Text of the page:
A few years back, I was doing my research on anchovy fishing on boats using fishing methods, such as anchovy tow net, drift gill net, and round haul net. I asked a fishing boat captain if I can ride along on his boat when he went fishing for anchovy. A few days later, I received a phone call from him. He told me to come to the waterfront at dawn as he would go fishing for “oba.” At first, I had no idea what he was saying. I asked fishing boat captains and crewmen I met why they use the Japanese names for anchovy. Their answer was all the same: “Because everyone does so.”
I asked my wife, who loves to make stir-fried anchovies and anchovy stock, if she knew what “kairi, goba, or juba” meant. She said no. Whenever dried anchovies were served at bars, I asked people on my table if they knew those Japanese words. No one exactly knew what they mean. Fisherman’s unions, the National Federation of Fisheries Cooperatives, and distributors persistently use the Japanese names consumers do not know. The reason to this traces back to 100 years ago. Japanese fishermen started to dominate the southern sea as migrant fishing villages were built around the southern coast, including Pohang, Ulsan, Geoje, Tongueong, Goheung, and Geomundo Island. Large-scale anchovy fishing operations using tow nets were held particularly near Geoje. Japanese words for anchovy started to take root as Japanese fishermen led the fishing, processing, and sales of anchovies.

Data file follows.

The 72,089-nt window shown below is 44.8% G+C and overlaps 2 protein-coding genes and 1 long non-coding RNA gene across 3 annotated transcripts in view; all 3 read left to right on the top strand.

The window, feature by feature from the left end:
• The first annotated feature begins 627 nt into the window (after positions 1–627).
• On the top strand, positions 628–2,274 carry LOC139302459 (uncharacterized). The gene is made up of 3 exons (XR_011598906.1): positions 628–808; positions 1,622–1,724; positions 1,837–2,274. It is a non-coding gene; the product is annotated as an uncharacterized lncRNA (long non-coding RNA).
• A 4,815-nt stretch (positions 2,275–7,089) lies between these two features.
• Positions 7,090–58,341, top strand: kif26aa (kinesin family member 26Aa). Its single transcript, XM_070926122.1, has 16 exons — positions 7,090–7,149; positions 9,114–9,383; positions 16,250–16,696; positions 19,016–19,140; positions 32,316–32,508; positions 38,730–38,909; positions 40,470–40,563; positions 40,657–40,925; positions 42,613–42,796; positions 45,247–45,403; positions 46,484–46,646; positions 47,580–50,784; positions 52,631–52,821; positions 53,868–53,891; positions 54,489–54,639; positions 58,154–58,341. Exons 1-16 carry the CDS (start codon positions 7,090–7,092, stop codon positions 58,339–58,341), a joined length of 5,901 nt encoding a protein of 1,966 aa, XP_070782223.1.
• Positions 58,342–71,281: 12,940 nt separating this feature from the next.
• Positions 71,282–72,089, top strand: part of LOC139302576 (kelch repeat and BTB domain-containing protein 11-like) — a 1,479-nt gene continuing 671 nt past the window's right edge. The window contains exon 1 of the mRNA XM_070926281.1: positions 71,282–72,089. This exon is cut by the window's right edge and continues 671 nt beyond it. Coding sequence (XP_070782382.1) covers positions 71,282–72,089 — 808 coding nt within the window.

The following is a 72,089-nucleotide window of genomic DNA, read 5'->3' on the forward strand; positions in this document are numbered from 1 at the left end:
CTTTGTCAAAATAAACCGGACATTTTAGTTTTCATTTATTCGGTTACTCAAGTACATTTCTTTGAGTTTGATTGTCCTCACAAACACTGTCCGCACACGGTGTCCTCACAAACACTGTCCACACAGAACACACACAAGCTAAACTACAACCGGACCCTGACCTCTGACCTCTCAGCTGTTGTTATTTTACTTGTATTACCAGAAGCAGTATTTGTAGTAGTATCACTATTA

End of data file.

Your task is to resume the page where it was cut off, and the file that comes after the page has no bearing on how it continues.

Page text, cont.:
Contrary to common belief, anchovy fishing and anchovy eating culture are not entirely the legacy of the Japanese colonial era. Our ancestors ate anchovies even before that. In the book “Ojuyeonmunjangjeonsango,” the writer Lee Gyu-gyung wrote that a boat was full of anchovies so the leftover was used as fertilizers after they went bad and dried anchovies were served up at table every day. In old books, such as “Uhaeieobo,” “Imwongyeongjeji,” “Jasaneobo,” and “Nanhoeomokji,” there are records of our ancestors eating dried anchovies and anchovy jeotgal (fermented fish).
Dried anchovies are classified for purpose (stir-fry or soup) and in size as “semyeol,” “jamyeol,” “somyeol,” “jungmyeol,” and “daemyeol.” But they are written in Japanese names, such as jiri, kairi, or juba with their purposes written in Korean in parenthesis. I am not trying to blame someone. I am just trying to give them the right Korean name. No one has succeeded in giving dried anchovies the right name. We have been indifferent to this issue for 75 years after the independence.
The most fished species in our waters for the past 10 years is anchovy. There are no fish that are served up at table more often than anchovy. Anchovies are consumed in a variety of ways, such as side dish, powder, jeotgal (fermented fish), and aekjeot (fish sauce). It is foolish to be insistent on using the Japanese names for anchovy. I want to see the Korean names for anchovy written on signs at dried fish markets. I propose to get rid of those Japanese names not because they are traces of imperialism. It is because we are using the names that are not even being used in Japan today. There are some things that should be preserved as lessons to take away and other things to throw away. It would be desirable to change the Japanese words into Korean words given the historical context of how those Japanese words spread. A language contains the spirit of the people.